Bromo revisited

It’s okay, I spouted with a swagger in my step, I walked there before! Same old type of cheap accommodation with the comfortingly super damp bedding. 

Awake! 2.30 or there abouts, up and at it! Stumbling out into the brisk air we were met by a cachophany of noise. Tailing off onto the distance was a column of roaring jeeps. It’s okay, we’ll walk, not like these pampered softies!!!

Through the town and down a steep slippery slope on our way to the Sea of Sand. Lights and sounds pounded past. But we’ll walk!! Down onto the sea of sand and off we went. Mist enveloped us, but no problem for we had my iPhone torch/lamp. Onwards McDuff.

And then from the rear, column after column of jeeps screamed past us. Entertaining it was, look I’m here said my iPhone torch wanly. And on we went. Again and again like The US army in Desert Storm, metal and light flew past us. 

Eventually a horeseman guided us to the base of Bromo, but we hadn’t been too far out. It says here:-) People and beasts appeared wraith like from the gloom but our goal was in our sights. So sad to see rubbish at the base of the final leg up to the crater rim. Guess that’s progress. The light, the view and the atmosphere was amazing. And then a walk back in the daylight and a stop off for food at the Lava Hotel. Ordered tomato soup. Love tomato soup:-) a bowl, two tomatoes cut up and some boiling water. Wouldn’t it be boring if everything was the same! 

To many jeeps and fumes but nothing can destroy the majesty of Mount Bromo. Not even dodgy tomato soup!

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Memories of Mount Bromo

We arrived late at our accomodation. It had been a long bumpy ride in a truly old jalopy. Some call it romantic, others called it uncomfortable. The room was basic, but we would only be there a short while. If memory serves me correctly we rose at around 3am. Even the roosters were snoozing still.The last time I had got up so early was when I was born.

In a comatosed state we shuffled to our guide and were led off sheep like into the murkiness. Dark and cold, what was I doing? Where was my ratty bed? We ascended for a short while and came to the valley floor. The braying of donkeys came out of the mist. I decide to walk as did my partner, but her sister had a terrible disease. Born bone-idle, bless her. She mounted one of these small animals with her feet almost dragging along the floor. We trudged onwards through the mist and gloom. Why am I here?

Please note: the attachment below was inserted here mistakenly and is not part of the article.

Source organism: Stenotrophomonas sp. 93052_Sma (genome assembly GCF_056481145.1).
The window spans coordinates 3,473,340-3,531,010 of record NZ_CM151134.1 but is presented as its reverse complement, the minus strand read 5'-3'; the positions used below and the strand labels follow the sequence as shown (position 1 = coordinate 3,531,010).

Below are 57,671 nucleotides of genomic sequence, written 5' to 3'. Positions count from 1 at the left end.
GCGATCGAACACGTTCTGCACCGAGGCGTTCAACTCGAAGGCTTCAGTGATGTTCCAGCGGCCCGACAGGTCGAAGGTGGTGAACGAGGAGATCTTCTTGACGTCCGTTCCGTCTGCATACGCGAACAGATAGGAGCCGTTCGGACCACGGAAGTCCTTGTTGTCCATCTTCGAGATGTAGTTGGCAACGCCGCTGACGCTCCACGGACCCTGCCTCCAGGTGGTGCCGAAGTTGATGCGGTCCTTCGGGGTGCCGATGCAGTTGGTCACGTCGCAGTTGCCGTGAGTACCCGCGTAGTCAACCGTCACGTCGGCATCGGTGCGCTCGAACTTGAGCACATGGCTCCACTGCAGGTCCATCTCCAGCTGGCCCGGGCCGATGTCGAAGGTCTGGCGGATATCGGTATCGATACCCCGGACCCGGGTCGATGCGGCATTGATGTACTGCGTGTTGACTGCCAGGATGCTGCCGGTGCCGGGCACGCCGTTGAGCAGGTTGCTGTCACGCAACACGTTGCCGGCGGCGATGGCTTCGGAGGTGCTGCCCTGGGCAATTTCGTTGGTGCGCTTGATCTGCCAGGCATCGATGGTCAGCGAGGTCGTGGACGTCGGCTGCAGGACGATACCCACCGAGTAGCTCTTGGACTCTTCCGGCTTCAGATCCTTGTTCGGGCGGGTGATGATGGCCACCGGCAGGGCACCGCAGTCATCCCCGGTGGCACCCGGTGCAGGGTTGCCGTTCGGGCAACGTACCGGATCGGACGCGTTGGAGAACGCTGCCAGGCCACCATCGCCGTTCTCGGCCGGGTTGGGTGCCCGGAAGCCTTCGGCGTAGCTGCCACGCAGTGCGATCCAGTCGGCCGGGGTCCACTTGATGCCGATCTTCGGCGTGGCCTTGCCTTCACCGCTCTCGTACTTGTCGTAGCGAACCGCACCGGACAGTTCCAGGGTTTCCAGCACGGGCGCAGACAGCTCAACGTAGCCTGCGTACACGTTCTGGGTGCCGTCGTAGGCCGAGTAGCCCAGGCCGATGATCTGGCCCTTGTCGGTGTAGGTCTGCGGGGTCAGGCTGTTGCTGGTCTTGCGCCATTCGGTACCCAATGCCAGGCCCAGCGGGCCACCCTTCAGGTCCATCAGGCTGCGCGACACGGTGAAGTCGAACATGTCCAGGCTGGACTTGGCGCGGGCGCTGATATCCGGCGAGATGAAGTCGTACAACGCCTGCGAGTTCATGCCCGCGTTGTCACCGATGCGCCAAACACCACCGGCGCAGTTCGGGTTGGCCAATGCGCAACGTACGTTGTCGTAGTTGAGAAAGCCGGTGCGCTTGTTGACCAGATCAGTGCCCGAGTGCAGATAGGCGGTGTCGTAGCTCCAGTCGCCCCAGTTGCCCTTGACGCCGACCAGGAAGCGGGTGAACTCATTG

Our sojourn finished at the base of a steep set of timber steps. Just in case we felt in need of civilization, reminders of it were left in the form of plastic bottles, cans and other advanced detrius near the steps. The donkey was unburdened from its not insubstantial load and all three  of us made our way upwards. The donkey had seen the show before.

At the top we stopped to take in the view of the volcano and breath deep the fumes. Not distasteful after a life time of Mother’s cooking. This was more like it! Then someone shouted and we all turned in near seeming unison. The sun was rising. A huge golden, yellow orb of power and light ascended the farthest horizon. Spilling light across the plain as it rose. One of the most fantastic sights I had ever witnessed was taking place before my eyes.

ahh, that was why I was there!! Magnificent and I carry the polaroid like snapshots in my mind for evermore. Truly breathtaking. Now where was that poor donkey?

Pokemon Go! (away)

During the week my wife told me to accompany young man as he wanted to go and hunt Pokemons. Dusk was in the offing, so off I scuttled. We walked, great for young man as behind a desk and computer he didn’t sit.

Then he stopped, serious and all business like. Apparently a Pokemon was on the radar! The tension built, it was after all, my first Pokemon hunt. He showed me on screen the nifty little beast he would ensnare. One, two, three clicks and the critter was caught.